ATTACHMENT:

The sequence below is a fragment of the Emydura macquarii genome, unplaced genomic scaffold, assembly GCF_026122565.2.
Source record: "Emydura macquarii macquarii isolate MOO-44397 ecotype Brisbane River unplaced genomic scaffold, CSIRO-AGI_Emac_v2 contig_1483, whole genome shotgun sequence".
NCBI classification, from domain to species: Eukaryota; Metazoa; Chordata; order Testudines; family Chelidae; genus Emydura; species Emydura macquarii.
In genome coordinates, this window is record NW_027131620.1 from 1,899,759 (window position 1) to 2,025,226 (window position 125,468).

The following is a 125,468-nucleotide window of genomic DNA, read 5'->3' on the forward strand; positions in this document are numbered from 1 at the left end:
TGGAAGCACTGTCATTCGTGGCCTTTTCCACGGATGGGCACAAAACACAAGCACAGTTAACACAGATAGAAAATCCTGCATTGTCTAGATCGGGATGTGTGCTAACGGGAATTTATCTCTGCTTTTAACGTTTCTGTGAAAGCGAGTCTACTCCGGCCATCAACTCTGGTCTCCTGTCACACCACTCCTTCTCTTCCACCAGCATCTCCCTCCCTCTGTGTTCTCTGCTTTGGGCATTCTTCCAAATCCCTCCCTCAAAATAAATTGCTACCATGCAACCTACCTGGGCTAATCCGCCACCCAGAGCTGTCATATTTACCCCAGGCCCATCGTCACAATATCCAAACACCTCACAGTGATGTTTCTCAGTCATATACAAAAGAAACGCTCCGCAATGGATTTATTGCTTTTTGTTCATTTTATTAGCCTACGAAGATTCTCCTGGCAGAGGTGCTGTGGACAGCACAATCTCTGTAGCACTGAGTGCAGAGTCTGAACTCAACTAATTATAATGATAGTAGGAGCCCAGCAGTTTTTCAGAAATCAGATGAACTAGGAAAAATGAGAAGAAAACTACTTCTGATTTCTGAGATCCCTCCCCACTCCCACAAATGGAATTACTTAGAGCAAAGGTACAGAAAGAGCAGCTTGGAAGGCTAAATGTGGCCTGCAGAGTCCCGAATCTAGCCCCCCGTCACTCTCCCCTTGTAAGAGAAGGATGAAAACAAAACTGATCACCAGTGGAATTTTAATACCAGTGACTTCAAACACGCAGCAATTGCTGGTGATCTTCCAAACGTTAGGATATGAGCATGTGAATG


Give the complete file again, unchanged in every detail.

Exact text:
The sequence below is a fragment of the Emydura macquarii genome, unplaced genomic scaffold, assembly GCF_026122565.2.
Source record: "Emydura macquarii macquarii isolate MOO-44397 ecotype Brisbane River unplaced genomic scaffold, CSIRO-AGI_Emac_v2 contig_1483, whole genome shotgun sequence".
NCBI classification, from domain to species: Eukaryota; Metazoa; Chordata; order Testudines; family Chelidae; genus Emydura; species Emydura macquarii.
In genome coordinates, this window is record NW_027131620.1 from 1,899,759 (window position 1) to 2,025,226 (window position 125,468).

The following is a 125,468-nucleotide window of genomic DNA, read 5'->3' on the forward strand; positions in this document are numbered from 1 at the left end:
TGGAAGCACTGTCATTCGTGGCCTTTTCCACGGATGGGCACAAAACACAAGCACAGTTAACACAGATAGAAAATCCTGCATTGTCTAGATCGGGATGTGTGCTAACGGGAATTTATCTCTGCTTTTAACGTTTCTGTGAAAGCGAGTCTACTCCGGCCATCAACTCTGGTCTCCTGTCACACCACTCCTTCTCTTCCACCAGCATCTCCCTCCCTCTGTGTTCTCTGCTTTGGGCATTCTTCCAAATCCCTCCCTCAAAATAAATTGCTACCATGCAACCTACCTGGGCTAATCCGCCACCCAGAGCTGTCATATTTACCCCAGGCCCATCGTCACAATATCCAAACACCTCACAGTGATGTTTCTCAGTCATATACAAAAGAAACGCTCCGCAATGGATTTATTGCTTTTTGTTCATTTTATTAGCCTACGAAGATTCTCCTGGCAGAGGTGCTGTGGACAGCACAATCTCTGTAGCACTGAGTGCAGAGTCTGAACTCAACTAATTATAATGATAGTAGGAGCCCAGCAGTTTTTCAGAAATCAGATGAACTAGGAAAAATGAGAAGAAAACTACTTCTGATTTCTGAGATCCCTCCCCACTCCCACAAATGGAATTACTTAGAGCAAAGGTACAGAAAGAGCAGCTTGGAAGGCTAAATGTGGCCTGCAGAGTCCCGAATCTAGCCCCCCGTCACTCTCCCCTTGTAAGAGAAGGATGAAAACAAAACTGATCACCAGTGGAATTTTAATACCAGTGACTTCAAACACGCAGCAATTGCTGGTGATCTTCCAAACGTTAGGATATGAGCATGTGAATG